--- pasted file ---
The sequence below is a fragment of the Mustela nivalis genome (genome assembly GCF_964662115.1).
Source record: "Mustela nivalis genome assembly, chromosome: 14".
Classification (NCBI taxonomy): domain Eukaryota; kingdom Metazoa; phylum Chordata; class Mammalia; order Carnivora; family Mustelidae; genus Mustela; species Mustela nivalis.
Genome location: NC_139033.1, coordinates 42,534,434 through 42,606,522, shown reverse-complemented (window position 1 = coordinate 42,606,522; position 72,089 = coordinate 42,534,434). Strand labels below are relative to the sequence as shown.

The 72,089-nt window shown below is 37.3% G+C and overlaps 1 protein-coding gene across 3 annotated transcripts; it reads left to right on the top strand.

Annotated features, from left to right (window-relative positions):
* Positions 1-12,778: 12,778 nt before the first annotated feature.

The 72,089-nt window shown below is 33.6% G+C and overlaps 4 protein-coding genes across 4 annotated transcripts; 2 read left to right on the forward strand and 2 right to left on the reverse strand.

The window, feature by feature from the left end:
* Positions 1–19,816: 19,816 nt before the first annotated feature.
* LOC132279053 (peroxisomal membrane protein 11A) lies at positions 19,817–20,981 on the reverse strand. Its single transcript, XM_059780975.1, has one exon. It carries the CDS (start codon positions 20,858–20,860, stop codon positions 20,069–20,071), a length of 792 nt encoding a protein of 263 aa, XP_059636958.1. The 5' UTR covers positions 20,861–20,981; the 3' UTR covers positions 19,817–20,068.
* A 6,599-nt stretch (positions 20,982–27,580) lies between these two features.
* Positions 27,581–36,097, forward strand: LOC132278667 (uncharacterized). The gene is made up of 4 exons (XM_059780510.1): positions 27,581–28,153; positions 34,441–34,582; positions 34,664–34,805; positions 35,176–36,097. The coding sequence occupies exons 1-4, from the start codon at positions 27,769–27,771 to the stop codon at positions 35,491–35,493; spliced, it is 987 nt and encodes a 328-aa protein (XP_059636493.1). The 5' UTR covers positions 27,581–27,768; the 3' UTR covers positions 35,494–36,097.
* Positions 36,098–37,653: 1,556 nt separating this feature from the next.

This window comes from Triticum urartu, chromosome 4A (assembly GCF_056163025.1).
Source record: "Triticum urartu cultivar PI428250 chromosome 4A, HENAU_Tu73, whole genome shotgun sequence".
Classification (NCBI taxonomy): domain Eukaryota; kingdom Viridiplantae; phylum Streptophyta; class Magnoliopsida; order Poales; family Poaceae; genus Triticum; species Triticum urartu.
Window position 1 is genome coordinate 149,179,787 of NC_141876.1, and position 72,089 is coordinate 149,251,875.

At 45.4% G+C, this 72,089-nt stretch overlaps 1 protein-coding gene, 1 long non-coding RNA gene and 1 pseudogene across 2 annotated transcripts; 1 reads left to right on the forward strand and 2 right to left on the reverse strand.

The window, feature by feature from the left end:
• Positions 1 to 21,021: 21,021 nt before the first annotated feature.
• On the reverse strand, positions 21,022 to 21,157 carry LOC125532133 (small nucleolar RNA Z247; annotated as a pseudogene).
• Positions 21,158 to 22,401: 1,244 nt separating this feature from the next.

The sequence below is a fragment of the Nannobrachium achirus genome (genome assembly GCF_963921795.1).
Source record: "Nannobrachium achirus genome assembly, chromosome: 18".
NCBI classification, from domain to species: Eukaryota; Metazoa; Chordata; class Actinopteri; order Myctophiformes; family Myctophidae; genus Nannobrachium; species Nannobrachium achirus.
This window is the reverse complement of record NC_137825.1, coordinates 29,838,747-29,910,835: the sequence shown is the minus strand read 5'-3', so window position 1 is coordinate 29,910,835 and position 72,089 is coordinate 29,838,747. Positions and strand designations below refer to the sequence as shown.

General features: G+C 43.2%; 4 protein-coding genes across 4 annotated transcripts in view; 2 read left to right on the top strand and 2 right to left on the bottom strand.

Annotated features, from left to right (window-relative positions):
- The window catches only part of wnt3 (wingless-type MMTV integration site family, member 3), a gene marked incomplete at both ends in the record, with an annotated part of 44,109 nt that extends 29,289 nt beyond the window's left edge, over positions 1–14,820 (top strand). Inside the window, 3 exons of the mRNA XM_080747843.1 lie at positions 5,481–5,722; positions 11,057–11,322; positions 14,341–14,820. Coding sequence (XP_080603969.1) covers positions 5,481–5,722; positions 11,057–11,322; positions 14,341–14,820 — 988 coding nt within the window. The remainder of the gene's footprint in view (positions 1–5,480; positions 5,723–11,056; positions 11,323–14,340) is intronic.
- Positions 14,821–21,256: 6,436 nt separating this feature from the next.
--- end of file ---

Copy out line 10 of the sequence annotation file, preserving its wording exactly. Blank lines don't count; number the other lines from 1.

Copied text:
* Positions 1–19,816: 19,816 nt before the first annotated feature.